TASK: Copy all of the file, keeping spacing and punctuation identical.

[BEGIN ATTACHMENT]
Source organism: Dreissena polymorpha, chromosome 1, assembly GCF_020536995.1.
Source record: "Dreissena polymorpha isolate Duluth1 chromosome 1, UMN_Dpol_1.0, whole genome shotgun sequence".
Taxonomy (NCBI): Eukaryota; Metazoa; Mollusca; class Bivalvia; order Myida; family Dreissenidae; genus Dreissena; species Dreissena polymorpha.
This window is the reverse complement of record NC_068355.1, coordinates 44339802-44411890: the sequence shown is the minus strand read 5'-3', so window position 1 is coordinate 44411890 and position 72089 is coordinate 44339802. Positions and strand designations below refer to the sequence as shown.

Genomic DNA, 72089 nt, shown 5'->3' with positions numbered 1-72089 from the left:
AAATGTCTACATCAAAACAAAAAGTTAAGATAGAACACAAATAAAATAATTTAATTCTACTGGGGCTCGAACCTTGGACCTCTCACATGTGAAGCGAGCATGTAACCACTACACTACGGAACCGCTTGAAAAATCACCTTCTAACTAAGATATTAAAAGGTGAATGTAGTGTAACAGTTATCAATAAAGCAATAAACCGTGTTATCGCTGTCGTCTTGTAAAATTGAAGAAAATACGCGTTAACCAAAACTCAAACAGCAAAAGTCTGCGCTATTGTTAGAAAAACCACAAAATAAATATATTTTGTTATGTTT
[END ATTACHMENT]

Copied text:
Source organism: Dreissena polymorpha, chromosome 1, assembly GCF_020536995.1.
Source record: "Dreissena polymorpha isolate Duluth1 chromosome 1, UMN_Dpol_1.0, whole genome shotgun sequence".
Taxonomy (NCBI): Eukaryota; Metazoa; Mollusca; class Bivalvia; order Myida; family Dreissenidae; genus Dreissena; species Dreissena polymorpha.
This window is the reverse complement of record NC_068355.1, coordinates 44339802-44411890: the sequence shown is the minus strand read 5'-3', so window position 1 is coordinate 44411890 and position 72089 is coordinate 44339802. Positions and strand designations below refer to the sequence as shown.

Genomic DNA, 72089 nt, shown 5'->3' with positions numbered 1-72089 from the left:
AAATGTCTACATCAAAACAAAAAGTTAAGATAGAACACAAATAAAATAATTTAATTCTACTGGGGCTCGAACCTTGGACCTCTCACATGTGAAGCGAGCATGTAACCACTACACTACGGAACCGCTTGAAAAATCACCTTCTAACTAAGATATTAAAAGGTGAATGTAGTGTAACAGTTATCAATAAAGCAATAAACCGTGTTATCGCTGTCGTCTTGTAAAATTGAAGAAAATACGCGTTAACCAAAACTCAAACAGCAAAAGTCTGCGCTATTGTTAGAAAAACCACAAAATAAATATATTTTGTTATGTTT